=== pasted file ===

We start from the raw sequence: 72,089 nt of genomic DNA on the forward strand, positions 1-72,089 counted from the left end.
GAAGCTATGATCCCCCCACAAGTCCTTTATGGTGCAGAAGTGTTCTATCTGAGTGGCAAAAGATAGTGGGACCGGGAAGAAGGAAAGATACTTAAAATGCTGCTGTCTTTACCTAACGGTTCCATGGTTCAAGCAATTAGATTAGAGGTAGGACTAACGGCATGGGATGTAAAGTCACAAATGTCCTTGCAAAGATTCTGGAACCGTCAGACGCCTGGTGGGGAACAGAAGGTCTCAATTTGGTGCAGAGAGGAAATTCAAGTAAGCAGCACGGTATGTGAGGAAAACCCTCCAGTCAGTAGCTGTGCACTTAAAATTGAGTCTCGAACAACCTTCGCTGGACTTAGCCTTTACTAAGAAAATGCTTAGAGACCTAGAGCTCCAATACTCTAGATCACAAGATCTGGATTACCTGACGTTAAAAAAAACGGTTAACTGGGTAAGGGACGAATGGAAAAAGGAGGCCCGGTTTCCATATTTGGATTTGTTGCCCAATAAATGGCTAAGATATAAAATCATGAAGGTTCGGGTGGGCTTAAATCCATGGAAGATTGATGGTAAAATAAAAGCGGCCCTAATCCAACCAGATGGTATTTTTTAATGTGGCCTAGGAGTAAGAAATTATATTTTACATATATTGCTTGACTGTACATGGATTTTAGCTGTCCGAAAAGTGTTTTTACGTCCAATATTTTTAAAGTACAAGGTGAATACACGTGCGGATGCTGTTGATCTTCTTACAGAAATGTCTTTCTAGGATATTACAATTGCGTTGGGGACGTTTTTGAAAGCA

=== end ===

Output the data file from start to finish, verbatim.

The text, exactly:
We start from the raw sequence: 72,089 nt of genomic DNA on the forward strand, positions 1-72,089 counted from the left end.
GAAGCTATGATCCCCCCACAAGTCCTTTATGGTGCAGAAGTGTTCTATCTGAGTGGCAAAAGATAGTGGGACCGGGAAGAAGGAAAGATACTTAAAATGCTGCTGTCTTTACCTAACGGTTCCATGGTTCAAGCAATTAGATTAGAGGTAGGACTAACGGCATGGGATGTAAAGTCACAAATGTCCTTGCAAAGATTCTGGAACCGTCAGACGCCTGGTGGGGAACAGAAGGTCTCAATTTGGTGCAGAGAGGAAATTCAAGTAAGCAGCACGGTATGTGAGGAAAACCCTCCAGTCAGTAGCTGTGCACTTAAAATTGAGTCTCGAACAACCTTCGCTGGACTTAGCCTTTACTAAGAAAATGCTTAGAGACCTAGAGCTCCAATACTCTAGATCACAAGATCTGGATTACCTGACGTTAAAAAAAACGGTTAACTGGGTAAGGGACGAATGGAAAAAGGAGGCCCGGTTTCCATATTTGGATTTGTTGCCCAATAAATGGCTAAGATATAAAATCATGAAGGTTCGGGTGGGCTTAAATCCATGGAAGATTGATGGTAAAATAAAAGCGGCCCTAATCCAACCAGATGGTATTTTTTAATGTGGCCTAGGAGTAAGAAATTATATTTTACATATATTGCTTGACTGTACATGGATTTTAGCTGTCCGAAAAGTGTTTTTACGTCCAATATTTTTAAAGTACAAGGTGAATACACGTGCGGATGCTGTTGATCTTCTTACAGAAATGTCTTTCTAGGATATTACAATTGCGTTGGGGACGTTTTTGAAAGCA